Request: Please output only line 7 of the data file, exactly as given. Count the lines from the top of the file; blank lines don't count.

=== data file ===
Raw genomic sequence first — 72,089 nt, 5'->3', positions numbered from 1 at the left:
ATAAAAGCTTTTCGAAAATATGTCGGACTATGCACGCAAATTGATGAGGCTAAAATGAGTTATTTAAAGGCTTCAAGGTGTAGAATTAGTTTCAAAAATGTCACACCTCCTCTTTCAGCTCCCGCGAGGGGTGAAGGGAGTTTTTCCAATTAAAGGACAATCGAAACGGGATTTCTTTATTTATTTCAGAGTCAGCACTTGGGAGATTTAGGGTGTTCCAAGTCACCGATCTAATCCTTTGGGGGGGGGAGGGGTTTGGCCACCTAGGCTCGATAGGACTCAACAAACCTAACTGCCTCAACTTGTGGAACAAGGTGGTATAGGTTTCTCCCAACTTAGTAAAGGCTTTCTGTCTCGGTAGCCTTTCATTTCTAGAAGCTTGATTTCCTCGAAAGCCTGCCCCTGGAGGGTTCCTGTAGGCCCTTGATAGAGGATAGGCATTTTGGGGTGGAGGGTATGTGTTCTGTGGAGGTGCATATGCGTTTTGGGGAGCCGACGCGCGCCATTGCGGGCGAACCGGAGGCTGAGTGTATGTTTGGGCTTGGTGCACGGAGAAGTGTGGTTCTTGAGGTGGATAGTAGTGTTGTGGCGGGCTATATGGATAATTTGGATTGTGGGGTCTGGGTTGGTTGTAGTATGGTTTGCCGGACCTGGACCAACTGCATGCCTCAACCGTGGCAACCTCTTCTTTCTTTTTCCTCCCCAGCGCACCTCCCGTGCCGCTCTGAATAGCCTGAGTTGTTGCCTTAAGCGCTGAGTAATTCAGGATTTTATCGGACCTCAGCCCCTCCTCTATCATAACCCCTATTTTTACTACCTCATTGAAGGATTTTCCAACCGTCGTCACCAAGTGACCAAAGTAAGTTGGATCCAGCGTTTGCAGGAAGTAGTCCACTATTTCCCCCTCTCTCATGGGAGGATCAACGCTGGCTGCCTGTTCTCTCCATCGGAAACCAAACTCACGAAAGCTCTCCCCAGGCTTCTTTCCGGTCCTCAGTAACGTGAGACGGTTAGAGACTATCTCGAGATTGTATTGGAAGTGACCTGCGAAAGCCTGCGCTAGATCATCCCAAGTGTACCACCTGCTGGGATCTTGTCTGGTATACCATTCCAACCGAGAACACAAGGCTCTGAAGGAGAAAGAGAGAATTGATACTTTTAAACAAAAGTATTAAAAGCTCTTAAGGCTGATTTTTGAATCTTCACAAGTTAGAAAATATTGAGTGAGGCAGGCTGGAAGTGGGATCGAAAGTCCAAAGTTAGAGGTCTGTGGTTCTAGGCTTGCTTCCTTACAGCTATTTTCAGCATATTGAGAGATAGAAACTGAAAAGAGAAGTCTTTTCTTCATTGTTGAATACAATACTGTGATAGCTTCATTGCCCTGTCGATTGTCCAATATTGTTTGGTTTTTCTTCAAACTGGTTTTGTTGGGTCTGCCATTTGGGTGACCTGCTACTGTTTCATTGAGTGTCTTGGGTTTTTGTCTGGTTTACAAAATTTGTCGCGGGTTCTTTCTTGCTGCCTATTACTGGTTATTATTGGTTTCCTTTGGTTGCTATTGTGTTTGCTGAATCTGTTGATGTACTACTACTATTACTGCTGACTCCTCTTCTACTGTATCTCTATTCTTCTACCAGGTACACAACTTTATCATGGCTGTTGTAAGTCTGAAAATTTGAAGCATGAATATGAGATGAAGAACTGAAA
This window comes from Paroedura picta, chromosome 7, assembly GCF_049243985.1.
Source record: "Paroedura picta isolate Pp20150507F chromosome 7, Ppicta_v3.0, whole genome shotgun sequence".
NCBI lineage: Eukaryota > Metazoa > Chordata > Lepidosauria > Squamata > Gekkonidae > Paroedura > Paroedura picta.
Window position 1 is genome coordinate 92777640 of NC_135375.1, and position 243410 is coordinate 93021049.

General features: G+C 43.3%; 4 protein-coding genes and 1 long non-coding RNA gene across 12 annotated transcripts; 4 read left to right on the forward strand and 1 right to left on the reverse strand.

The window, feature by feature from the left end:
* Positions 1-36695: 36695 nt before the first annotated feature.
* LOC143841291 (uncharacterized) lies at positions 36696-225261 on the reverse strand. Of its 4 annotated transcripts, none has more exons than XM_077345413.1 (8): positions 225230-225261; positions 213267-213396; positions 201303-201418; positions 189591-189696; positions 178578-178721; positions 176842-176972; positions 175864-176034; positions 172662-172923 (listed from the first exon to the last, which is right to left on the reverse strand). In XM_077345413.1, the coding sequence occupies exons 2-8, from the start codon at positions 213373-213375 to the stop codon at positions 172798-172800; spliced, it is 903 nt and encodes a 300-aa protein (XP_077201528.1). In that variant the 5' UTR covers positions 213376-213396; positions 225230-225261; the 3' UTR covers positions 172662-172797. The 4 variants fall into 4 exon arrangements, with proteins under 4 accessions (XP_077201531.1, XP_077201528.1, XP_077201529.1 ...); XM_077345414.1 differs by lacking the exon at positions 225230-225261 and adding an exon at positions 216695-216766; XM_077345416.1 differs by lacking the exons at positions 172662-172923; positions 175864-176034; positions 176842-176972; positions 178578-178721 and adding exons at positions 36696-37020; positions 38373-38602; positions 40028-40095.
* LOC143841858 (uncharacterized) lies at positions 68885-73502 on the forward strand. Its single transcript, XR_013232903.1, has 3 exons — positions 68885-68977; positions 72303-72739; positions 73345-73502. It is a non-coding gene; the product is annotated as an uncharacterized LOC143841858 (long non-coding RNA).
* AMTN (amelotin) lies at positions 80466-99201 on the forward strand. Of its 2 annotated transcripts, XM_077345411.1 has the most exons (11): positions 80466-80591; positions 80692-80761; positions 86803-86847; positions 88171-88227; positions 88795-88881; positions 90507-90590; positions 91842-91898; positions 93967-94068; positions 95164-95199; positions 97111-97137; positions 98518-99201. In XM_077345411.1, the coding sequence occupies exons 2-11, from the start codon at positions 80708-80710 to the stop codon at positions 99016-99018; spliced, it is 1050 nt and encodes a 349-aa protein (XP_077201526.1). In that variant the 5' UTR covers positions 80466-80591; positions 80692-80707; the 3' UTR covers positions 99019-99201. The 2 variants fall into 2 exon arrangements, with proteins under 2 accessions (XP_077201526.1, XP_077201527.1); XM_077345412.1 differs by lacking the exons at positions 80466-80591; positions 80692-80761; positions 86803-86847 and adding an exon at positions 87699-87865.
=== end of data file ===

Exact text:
General features: G+C 43.3%; 4 protein-coding genes and 1 long non-coding RNA gene across 12 annotated transcripts; 4 read left to right on the forward strand and 1 right to left on the reverse strand.